Download those PDFs!

Wow, I really like these 512x512 icons in Snow Leopard...This post is strictly for web developers/server administrators. The rest of you can resume your daily activities, confident that nothing that was even remotely relevant to you transpired here.

PDFs. Web browsers. Both are a daily, or at least frequent, part of the lives of most computer users. But not all web browsers are created equal when it comes to the matter of handling PDFs. Some browsers (say, the ones developed by commercial OS makers) take the approach of trying to manage everything for the user. They include PDF readers that are embedded right into the browser, and PDFs load almost like another web page. Other browsers (most notably Firefox) treat PDFs as downloadable files, and when the user clicks a link to one, the file gets downloaded to their hard drive to be opened in a “helper app” — usually Adobe Reader.

Most website owners prefer the latter approach, and I suspect most users do as well. PDFs in general are not much like web pages, and it does not seem logical that they should be viewed within a web browser. Generally when people are accessing a PDF, it’s because they want to download the document to their computer to be used offline or to print. It is illogical for these actions to take place in a web browser. Sure, savvy users can right-click (or on Mac, Ctrl-click) and select “Save linked file as…” or some such nonsense from the contextual menu. But a lot of Windows users don’t even know their mouse has a right button, a lot of Mac users have no idea that you can press keys and click the mouse button simultaneously to perform special actions, and a lot of both would be confused by this entire process.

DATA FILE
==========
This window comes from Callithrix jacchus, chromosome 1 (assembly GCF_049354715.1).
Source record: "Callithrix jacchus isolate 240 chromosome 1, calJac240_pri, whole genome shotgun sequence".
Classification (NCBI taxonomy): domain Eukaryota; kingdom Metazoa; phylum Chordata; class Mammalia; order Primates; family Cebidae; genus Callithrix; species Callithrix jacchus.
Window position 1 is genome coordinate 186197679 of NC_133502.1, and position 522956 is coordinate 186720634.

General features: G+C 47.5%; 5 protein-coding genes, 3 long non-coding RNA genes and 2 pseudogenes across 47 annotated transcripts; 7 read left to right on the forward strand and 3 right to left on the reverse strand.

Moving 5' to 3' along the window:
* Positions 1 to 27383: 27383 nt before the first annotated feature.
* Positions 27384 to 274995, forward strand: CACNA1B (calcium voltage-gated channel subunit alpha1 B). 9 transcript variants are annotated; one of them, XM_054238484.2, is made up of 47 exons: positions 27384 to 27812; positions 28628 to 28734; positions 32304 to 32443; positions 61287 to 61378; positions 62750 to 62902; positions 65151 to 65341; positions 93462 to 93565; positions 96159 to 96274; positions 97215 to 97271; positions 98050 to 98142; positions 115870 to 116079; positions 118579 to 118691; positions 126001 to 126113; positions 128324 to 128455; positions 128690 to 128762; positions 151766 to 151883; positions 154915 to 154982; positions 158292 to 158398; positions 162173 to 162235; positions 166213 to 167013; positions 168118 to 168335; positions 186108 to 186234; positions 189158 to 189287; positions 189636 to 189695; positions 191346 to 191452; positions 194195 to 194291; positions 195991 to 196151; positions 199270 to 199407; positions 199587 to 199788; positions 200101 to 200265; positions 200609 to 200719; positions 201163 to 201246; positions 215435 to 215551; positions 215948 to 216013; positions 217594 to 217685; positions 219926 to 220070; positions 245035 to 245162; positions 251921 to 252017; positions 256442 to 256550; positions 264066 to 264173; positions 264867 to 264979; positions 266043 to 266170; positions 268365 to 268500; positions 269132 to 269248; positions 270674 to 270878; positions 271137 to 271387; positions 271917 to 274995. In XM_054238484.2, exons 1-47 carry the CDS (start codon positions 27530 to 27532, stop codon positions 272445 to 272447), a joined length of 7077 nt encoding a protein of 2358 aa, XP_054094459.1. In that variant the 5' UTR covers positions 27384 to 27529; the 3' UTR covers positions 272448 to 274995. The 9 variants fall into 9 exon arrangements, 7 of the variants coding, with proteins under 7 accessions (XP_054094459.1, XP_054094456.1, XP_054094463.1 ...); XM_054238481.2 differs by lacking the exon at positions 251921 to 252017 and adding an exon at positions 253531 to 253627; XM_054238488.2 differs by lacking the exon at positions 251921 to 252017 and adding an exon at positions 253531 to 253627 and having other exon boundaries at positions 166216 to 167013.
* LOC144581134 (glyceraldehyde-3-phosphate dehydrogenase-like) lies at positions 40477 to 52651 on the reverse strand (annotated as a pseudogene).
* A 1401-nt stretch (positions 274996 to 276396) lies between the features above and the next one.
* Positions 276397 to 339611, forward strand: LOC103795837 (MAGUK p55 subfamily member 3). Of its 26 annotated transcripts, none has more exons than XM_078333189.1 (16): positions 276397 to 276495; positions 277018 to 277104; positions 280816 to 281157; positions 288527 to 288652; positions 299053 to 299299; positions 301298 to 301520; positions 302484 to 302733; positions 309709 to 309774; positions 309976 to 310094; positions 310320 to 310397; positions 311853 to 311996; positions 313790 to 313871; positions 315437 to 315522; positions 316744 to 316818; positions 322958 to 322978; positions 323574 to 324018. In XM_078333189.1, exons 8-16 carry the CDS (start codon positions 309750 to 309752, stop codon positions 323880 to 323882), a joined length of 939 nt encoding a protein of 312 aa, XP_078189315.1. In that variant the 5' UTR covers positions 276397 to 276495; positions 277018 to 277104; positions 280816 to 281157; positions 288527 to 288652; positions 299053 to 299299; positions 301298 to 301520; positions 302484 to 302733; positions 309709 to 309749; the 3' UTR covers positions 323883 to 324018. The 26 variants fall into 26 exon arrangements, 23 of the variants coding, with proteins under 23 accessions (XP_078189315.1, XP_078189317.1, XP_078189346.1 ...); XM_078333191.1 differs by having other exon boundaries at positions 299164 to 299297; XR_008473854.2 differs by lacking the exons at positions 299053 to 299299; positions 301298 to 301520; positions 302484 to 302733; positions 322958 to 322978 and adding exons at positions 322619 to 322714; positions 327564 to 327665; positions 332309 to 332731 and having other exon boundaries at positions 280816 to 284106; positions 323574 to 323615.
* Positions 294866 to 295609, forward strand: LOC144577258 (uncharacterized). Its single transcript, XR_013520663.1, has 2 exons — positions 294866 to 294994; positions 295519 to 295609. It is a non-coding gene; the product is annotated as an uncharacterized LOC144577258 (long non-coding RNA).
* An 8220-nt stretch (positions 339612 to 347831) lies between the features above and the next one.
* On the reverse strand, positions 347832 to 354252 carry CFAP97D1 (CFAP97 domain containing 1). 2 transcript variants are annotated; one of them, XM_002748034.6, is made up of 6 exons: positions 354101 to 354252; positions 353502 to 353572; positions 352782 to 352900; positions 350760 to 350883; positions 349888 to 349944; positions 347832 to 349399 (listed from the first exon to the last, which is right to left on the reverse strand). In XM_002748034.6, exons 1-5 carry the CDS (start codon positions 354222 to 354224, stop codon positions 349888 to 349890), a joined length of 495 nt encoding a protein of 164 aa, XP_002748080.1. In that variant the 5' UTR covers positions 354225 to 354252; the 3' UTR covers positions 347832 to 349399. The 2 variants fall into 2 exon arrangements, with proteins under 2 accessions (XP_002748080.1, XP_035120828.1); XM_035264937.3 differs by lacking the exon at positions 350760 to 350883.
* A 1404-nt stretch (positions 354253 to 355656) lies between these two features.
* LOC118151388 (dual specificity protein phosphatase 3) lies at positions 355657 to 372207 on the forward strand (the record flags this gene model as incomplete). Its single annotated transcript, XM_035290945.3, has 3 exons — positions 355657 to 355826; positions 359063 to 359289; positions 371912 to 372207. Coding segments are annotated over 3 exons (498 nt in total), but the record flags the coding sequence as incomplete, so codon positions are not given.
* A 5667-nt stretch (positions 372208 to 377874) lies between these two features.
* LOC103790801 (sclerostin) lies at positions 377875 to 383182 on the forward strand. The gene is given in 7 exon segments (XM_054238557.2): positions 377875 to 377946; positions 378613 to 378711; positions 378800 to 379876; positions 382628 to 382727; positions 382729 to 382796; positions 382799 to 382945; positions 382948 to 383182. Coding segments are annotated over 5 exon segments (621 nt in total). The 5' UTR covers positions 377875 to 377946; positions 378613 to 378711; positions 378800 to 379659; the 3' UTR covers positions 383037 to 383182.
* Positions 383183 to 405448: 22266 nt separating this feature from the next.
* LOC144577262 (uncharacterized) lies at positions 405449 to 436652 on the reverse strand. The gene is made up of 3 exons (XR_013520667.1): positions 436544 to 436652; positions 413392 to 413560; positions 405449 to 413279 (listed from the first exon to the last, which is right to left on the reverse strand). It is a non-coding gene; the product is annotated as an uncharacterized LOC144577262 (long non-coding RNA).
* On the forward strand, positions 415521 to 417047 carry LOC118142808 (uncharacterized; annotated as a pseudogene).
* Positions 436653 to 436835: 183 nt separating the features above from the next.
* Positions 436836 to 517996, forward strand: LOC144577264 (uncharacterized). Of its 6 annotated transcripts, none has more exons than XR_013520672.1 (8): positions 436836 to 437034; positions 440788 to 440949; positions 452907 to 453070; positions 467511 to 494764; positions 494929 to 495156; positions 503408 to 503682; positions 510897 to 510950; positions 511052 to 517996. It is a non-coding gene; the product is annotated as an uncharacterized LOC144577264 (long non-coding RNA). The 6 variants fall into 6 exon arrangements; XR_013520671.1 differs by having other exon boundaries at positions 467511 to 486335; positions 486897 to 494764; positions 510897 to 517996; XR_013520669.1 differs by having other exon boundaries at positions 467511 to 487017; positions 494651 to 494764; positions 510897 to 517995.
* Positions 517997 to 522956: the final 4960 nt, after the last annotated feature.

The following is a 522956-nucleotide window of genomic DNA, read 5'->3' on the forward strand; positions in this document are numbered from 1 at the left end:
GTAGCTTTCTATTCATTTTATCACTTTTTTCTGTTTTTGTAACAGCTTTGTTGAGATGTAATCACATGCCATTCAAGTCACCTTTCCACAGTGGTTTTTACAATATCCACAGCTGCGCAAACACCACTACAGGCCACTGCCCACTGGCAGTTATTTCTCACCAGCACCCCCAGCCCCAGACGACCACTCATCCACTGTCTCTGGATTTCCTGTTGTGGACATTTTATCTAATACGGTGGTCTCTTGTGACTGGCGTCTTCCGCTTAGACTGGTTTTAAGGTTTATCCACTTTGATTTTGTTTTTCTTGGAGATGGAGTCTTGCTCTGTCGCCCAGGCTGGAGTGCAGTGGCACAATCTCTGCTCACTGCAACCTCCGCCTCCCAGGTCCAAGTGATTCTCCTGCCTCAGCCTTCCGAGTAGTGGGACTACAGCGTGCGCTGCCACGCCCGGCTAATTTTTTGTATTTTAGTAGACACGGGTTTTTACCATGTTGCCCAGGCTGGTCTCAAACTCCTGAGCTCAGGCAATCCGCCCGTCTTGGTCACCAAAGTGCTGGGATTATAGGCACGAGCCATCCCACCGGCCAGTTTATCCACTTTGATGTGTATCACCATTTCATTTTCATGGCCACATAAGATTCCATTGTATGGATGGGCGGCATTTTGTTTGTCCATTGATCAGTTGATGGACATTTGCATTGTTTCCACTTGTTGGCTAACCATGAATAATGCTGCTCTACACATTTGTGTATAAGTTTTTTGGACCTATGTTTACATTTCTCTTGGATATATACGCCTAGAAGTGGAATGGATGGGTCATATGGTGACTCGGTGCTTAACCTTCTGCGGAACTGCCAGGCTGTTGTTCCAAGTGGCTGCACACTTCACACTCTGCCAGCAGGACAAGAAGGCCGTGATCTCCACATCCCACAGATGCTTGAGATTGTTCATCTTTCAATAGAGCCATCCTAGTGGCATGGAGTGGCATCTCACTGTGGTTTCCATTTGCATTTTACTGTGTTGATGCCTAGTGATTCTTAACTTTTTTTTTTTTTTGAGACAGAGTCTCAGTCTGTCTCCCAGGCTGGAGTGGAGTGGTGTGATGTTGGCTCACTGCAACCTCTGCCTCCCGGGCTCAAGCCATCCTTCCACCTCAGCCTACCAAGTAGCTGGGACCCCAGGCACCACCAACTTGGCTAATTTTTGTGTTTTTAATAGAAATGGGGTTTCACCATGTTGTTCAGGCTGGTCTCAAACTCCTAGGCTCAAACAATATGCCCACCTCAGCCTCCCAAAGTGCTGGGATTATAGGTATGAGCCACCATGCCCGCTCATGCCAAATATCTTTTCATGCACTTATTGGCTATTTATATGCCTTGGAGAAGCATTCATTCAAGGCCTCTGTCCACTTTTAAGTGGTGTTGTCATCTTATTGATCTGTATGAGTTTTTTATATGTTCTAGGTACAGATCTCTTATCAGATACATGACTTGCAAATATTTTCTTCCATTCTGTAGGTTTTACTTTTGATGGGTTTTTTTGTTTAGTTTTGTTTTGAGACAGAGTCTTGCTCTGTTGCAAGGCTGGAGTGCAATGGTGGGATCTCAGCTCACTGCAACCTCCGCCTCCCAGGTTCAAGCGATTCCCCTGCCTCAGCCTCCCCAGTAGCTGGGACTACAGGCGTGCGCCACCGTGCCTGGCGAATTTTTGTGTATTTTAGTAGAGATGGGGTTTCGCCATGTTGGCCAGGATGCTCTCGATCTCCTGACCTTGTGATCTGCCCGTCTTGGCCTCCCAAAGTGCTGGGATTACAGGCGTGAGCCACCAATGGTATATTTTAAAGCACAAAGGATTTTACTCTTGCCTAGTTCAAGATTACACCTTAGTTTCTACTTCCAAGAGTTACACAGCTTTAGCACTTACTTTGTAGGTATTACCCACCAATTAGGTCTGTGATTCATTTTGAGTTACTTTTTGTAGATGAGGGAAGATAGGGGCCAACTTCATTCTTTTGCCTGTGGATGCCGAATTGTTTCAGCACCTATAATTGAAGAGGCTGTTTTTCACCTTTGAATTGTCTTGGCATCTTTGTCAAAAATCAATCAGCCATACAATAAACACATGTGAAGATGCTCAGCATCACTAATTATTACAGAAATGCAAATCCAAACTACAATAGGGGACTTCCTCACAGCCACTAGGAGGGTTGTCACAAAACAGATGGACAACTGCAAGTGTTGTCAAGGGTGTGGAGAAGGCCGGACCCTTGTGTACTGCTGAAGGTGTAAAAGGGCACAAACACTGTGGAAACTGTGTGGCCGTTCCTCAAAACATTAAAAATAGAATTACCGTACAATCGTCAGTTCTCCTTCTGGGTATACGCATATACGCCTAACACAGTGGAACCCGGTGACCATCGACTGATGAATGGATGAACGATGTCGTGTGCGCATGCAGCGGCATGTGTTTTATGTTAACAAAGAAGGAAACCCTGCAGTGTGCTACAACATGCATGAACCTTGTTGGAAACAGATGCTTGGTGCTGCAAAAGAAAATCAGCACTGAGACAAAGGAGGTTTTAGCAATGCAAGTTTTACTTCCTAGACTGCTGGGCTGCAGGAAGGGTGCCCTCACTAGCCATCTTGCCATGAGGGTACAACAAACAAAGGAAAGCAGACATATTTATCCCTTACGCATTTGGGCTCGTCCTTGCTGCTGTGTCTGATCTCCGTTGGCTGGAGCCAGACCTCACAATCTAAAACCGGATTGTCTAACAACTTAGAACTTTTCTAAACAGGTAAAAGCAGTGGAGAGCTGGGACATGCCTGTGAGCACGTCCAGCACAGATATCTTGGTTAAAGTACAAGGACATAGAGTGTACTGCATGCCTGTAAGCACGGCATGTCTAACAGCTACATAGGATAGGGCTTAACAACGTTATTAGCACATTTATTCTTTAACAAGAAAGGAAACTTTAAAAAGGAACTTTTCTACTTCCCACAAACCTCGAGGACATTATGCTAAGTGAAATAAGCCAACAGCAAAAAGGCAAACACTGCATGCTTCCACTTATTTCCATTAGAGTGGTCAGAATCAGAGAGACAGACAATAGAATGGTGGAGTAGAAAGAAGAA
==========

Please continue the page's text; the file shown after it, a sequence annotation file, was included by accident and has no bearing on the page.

So we come to the matter of web developers (such as myself) trying to find ways to force the web browser to download the file instead of loading it directly. A trick I have used often is to link not to the file directly, but to a special PHP script that reads the file into the server’s memory, changes various aspects of the response (such as the MIME type), and then streams the content out to the browser. This is especially useful when you want to restrict access to files, say only to logged-in users, or only to users who have entered a special passcode. The PHP script is perfect for that, because it allows you to execute some code before sending the file to the browser. It even lets you store your files in a directory on the server that web browsers cannot access directly, ensuring (more or less… this article isn’t about hacking) the security of your files.